Writing for CNN, techPresident editor Micah Sifry observed in a piece that ran on Sunday that President Barack Obama's re-election campaign will be focused on data, and other candidates would have to do the same if they hoped to compete:
For a campaign that tapped the volunteer energies of millions of people in 2008 and appears to need all the help it can get in 2012, these kinds of fine-grained technologies could make a key difference. While the Republican field (and bloggers and the press) has been focused on how their candidates are doing with social networking, Obama's campaign operatives are devising a new kind of social intelligence that will help drive campaign resources where they are most needed.
Facebook's role as a data source is not quite what Micah is focused on; he's more interested in the way Obama's data scientists may be determining where the campaign puts boots on the ground, for instance. But on the micro scale, any campaign volunteer or staffer with Facebook on their phone is carrying around a treasure trove of data about their contacts: Almost all of their friends, how often they talk online, what they talk about, even when they go to the same events.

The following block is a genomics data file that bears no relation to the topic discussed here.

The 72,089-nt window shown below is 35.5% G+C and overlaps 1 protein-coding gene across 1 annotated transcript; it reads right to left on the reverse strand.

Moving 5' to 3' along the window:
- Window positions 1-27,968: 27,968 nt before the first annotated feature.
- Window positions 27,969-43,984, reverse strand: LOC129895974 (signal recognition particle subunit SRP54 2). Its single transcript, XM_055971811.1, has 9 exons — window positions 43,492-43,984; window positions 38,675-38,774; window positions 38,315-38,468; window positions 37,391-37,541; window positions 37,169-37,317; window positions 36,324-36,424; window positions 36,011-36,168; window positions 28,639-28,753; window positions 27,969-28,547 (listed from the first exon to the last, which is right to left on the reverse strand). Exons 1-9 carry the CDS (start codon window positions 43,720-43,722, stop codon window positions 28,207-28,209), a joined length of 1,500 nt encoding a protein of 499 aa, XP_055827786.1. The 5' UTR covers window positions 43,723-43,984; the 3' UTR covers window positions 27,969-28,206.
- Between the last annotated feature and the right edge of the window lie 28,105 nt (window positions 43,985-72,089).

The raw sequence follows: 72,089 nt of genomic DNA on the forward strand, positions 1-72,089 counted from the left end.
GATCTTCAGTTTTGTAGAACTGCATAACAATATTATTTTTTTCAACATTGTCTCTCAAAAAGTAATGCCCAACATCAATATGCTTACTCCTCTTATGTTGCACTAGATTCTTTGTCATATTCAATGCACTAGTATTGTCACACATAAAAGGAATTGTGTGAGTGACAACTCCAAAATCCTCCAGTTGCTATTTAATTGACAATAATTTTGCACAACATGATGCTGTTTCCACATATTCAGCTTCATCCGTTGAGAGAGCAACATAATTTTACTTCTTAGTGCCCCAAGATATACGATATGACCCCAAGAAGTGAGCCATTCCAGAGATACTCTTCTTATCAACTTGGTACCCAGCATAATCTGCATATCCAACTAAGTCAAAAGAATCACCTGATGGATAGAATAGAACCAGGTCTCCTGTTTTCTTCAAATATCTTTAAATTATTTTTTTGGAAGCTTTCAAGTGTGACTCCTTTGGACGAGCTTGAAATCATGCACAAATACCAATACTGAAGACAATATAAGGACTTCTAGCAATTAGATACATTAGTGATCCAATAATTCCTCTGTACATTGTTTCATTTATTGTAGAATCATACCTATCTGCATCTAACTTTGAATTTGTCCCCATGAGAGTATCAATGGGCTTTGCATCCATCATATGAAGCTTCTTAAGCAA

Integrate that into the kind of data alchemy that's already going on and it has the potential to change the way campaigns work — imagine if those precisely placed campaign door-knock teams were built such that each member was going to be visiting some people they already knew, based on a quick check of their Facebook profiles. It's a given that people are more likely to listen when they're contacted by a friend; using social media in this context is about increasing the number of those personal interactions on a campaign's behalf.
It's a new idea, it's just now being tested out, and it's unclear yet if there will be a winning formula for putting it into practice. But the idea is tremendously interesting, and its use in the Ohio campaign to restore collective bargaining rights is an early experiment. After ballot initiative votes are tallied for Ohio's November elections, we'll have a better idea of how it might be used in the 2012 campaigns.
"It's a new technology that's never really been implemented before," Fazekas, of We Are Ohio, told me. Later in the conversation, she added, "the first time you ever really use something you have to work out the kinks."